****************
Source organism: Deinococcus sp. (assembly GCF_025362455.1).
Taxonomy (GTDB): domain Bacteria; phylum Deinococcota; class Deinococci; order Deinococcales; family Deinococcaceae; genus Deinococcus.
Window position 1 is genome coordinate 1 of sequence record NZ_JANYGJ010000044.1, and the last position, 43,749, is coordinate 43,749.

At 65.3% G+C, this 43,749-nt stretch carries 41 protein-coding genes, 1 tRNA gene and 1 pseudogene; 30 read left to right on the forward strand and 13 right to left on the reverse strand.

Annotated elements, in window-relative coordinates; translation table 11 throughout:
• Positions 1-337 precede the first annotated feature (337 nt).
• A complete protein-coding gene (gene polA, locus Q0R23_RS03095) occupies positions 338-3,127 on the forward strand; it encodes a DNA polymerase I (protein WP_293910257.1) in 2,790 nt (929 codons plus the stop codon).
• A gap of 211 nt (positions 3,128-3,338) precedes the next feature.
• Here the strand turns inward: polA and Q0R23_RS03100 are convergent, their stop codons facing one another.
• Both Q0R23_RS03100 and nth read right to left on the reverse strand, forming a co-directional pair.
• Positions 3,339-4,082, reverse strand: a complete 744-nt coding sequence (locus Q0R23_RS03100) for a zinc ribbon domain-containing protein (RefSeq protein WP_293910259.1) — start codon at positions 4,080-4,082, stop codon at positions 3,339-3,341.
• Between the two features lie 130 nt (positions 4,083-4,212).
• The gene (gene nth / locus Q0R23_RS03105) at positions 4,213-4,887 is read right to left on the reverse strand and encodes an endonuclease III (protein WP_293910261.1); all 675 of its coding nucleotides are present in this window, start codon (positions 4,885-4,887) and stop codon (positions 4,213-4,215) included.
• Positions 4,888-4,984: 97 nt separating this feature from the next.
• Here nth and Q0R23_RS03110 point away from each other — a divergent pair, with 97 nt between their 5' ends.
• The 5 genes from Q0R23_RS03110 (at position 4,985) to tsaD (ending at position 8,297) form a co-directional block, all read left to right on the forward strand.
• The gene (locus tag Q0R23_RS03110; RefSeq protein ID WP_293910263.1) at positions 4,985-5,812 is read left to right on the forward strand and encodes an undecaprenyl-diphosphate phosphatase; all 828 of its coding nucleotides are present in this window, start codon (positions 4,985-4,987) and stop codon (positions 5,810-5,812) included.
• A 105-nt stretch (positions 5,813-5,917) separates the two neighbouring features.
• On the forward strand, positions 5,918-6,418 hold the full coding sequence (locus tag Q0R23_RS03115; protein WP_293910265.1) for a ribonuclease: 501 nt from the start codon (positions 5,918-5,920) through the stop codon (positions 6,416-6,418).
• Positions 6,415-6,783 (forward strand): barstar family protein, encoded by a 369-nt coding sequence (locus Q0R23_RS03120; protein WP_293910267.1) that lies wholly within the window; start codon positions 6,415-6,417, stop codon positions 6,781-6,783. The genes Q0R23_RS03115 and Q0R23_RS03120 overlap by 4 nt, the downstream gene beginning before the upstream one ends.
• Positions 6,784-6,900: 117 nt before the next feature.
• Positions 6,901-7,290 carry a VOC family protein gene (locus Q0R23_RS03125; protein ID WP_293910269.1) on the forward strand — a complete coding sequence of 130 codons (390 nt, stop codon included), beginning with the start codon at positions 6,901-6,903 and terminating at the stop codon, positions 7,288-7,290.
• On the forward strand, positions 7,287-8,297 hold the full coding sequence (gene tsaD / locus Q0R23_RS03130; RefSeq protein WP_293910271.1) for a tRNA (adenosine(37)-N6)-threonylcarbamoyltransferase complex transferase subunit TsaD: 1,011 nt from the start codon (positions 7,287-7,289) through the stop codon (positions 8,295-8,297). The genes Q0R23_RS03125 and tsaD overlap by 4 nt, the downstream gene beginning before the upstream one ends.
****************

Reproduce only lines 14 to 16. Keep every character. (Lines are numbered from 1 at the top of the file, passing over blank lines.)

• Positions 4,888-4,984: 97 nt separating this feature from the next.
• Here nth and Q0R23_RS03110 point away from each other — a divergent pair, with 97 nt between their 5' ends.
• The 5 genes from Q0R23_RS03110 (at position 4,985) to tsaD (ending at position 8,297) form a co-directional block, all read left to right on the forward strand.